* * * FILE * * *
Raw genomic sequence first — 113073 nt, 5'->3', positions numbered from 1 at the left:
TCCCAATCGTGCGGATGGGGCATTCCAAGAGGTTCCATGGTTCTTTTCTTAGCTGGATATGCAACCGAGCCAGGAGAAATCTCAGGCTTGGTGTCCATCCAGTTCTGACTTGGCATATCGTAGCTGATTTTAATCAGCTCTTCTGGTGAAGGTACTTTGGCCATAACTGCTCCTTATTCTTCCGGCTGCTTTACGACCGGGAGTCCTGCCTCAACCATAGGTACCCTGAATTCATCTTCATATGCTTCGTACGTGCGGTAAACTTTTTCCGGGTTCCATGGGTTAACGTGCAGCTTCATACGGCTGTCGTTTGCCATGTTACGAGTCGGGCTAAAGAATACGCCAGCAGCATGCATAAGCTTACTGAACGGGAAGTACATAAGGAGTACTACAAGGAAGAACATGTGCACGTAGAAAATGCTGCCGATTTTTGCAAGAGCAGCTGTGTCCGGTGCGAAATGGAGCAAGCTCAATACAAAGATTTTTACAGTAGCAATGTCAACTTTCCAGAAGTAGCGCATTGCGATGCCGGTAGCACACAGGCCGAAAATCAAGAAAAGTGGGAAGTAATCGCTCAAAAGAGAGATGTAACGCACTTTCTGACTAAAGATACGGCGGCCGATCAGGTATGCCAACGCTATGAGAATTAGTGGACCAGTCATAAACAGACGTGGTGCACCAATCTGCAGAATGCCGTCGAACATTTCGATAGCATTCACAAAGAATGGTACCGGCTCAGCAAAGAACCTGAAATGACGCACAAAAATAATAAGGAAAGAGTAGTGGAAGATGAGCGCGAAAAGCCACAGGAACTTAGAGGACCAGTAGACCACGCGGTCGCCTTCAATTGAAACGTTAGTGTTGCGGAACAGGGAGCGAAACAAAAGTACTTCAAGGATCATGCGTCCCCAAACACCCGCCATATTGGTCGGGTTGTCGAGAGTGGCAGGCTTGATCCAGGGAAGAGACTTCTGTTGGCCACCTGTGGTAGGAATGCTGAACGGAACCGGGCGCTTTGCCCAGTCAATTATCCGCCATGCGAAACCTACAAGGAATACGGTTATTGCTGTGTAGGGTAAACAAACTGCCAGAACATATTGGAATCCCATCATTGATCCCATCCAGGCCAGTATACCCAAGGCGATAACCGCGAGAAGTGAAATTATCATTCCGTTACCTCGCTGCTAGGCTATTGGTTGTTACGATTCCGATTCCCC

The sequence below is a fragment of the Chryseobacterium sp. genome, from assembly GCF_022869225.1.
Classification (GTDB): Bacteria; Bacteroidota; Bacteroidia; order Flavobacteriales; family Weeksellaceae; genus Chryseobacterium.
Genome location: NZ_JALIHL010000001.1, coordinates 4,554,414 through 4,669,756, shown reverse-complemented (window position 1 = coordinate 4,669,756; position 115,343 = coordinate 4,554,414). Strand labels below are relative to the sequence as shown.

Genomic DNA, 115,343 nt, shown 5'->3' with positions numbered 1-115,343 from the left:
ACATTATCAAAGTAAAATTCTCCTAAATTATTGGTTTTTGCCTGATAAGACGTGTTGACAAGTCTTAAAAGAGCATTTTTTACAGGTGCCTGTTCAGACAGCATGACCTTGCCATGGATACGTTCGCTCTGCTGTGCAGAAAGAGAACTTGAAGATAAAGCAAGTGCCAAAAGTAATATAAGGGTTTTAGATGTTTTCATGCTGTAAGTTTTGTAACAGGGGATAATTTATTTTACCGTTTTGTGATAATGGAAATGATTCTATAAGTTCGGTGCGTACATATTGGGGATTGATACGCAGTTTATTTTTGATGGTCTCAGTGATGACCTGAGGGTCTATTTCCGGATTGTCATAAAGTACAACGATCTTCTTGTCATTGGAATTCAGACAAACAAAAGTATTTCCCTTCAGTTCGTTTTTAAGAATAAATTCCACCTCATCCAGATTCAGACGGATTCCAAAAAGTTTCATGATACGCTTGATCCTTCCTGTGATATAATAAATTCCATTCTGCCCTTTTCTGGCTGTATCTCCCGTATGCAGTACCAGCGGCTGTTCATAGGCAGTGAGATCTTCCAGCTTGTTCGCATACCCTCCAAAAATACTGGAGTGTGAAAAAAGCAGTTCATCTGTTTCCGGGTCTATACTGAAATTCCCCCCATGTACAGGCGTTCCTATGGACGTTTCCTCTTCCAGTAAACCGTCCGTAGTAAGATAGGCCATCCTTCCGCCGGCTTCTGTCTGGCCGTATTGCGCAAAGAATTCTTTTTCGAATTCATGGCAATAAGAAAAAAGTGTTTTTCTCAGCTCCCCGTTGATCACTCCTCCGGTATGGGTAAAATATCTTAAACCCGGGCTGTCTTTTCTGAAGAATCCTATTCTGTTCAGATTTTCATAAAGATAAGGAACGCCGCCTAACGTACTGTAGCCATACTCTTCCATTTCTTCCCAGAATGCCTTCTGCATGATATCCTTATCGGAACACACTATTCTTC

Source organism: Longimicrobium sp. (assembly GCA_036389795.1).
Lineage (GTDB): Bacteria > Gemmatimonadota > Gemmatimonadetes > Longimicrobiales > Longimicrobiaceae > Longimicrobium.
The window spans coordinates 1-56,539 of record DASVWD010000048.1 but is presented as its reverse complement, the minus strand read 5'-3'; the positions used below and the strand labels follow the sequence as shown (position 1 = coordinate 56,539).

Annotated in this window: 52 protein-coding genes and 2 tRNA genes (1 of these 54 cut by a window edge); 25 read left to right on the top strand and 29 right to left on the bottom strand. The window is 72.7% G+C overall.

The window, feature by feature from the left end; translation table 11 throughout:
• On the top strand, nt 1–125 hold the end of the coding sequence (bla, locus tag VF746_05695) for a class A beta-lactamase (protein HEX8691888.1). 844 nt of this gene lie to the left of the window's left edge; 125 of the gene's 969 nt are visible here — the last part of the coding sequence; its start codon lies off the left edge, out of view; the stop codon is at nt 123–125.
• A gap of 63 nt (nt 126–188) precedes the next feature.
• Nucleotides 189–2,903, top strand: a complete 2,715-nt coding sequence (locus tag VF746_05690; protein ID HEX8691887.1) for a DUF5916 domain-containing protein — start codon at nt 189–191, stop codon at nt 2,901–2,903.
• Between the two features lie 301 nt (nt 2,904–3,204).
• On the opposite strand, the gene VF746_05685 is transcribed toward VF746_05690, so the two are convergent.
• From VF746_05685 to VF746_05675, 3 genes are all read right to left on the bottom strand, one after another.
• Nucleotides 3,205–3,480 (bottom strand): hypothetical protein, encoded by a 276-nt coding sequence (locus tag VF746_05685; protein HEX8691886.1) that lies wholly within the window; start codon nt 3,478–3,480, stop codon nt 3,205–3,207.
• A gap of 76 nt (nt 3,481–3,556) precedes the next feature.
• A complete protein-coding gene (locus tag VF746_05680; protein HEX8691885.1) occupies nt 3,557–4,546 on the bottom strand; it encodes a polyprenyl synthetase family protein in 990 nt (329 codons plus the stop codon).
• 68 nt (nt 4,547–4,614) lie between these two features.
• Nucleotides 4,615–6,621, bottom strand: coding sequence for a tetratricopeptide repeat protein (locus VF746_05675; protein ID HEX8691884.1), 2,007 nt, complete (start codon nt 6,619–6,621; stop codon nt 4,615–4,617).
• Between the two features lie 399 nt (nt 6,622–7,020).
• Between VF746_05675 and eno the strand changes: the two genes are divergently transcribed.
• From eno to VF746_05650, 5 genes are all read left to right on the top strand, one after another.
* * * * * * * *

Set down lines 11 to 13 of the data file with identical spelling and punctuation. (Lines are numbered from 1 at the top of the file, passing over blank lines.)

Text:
Annotated in this window: 52 protein-coding genes and 2 tRNA genes (1 of these 54 cut by a window edge); 25 read left to right on the top strand and 29 right to left on the bottom strand. The window is 72.7% G+C overall.

The window, feature by feature from the left end; translation table 11 throughout:
• On the top strand, nt 1–125 hold the end of the coding sequence (bla, locus tag VF746_05695) for a class A beta-lactamase (protein HEX8691888.1). 844 nt of this gene lie to the left of the window's left edge; 125 of the gene's 969 nt are visible here — the last part of the coding sequence; its start codon lies off the left edge, out of view; the stop codon is at nt 123–125.